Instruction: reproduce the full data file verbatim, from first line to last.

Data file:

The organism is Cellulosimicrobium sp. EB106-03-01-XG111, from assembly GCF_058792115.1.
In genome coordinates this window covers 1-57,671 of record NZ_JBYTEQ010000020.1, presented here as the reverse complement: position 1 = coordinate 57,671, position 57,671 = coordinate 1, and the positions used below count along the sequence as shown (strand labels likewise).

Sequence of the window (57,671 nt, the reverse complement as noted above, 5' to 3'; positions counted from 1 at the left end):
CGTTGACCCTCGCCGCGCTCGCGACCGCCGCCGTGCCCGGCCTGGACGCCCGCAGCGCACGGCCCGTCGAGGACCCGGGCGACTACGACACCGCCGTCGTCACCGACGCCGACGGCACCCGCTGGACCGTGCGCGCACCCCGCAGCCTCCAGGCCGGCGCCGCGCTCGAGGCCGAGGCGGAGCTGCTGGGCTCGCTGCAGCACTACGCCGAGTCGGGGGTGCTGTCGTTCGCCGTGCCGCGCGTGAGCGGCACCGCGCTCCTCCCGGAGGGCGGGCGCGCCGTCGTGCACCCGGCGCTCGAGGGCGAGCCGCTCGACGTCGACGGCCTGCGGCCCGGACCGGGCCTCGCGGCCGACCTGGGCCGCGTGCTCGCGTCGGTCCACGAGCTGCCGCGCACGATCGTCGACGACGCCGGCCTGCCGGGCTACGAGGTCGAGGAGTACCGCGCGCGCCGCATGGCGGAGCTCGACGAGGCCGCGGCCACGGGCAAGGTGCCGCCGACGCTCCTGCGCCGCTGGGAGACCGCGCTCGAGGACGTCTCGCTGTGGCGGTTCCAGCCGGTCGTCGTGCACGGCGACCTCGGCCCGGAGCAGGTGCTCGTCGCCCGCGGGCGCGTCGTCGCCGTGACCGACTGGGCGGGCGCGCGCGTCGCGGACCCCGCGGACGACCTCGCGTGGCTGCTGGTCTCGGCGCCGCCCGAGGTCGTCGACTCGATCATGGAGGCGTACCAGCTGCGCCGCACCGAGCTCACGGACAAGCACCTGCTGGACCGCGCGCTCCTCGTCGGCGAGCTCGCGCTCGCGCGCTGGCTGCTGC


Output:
The organism is Cellulosimicrobium sp. EB106-03-01-XG111, from assembly GCF_058792115.1.
In genome coordinates this window covers 1-57,671 of record NZ_JBYTEQ010000020.1, presented here as the reverse complement: position 1 = coordinate 57,671, position 57,671 = coordinate 1, and the positions used below count along the sequence as shown (strand labels likewise).

Sequence of the window (57,671 nt, the reverse complement as noted above, 5' to 3'; positions counted from 1 at the left end):
CGTTGACCCTCGCCGCGCTCGCGACCGCCGCCGTGCCCGGCCTGGACGCCCGCAGCGCACGGCCCGTCGAGGACCCGGGCGACTACGACACCGCCGTCGTCACCGACGCCGACGGCACCCGCTGGACCGTGCGCGCACCCCGCAGCCTCCAGGCCGGCGCCGCGCTCGAGGCCGAGGCGGAGCTGCTGGGCTCGCTGCAGCACTACGCCGAGTCGGGGGTGCTGTCGTTCGCCGTGCCGCGCGTGAGCGGCACCGCGCTCCTCCCGGAGGGCGGGCGCGCCGTCGTGCACCCGGCGCTCGAGGGCGAGCCGCTCGACGTCGACGGCCTGCGGCCCGGACCGGGCCTCGCGGCCGACCTGGGCCGCGTGCTCGCGTCGGTCCACGAGCTGCCGCGCACGATCGTCGACGACGCCGGCCTGCCGGGCTACGAGGTCGAGGAGTACCGCGCGCGCCGCATGGCGGAGCTCGACGAGGCCGCGGCCACGGGCAAGGTGCCGCCGACGCTCCTGCGCCGCTGGGAGACCGCGCTCGAGGACGTCTCGCTGTGGCGGTTCCAGCCGGTCGTCGTGCACGGCGACCTCGGCCCGGAGCAGGTGCTCGTCGCCCGCGGGCGCGTCGTCGCCGTGACCGACTGGGCGGGCGCGCGCGTCGCGGACCCCGCGGACGACCTCGCGTGGCTGCTGGTCTCGGCGCCGCCCGAGGTCGTCGACTCGATCATGGAGGCGTACCAGCTGCGCCGCACCGAGCTCACGGACAAGCACCTGCTGGACCGCGCGCTCCTCGTCGGCGAGCTCGCGCTCGCGCGCTGGCTGCTGC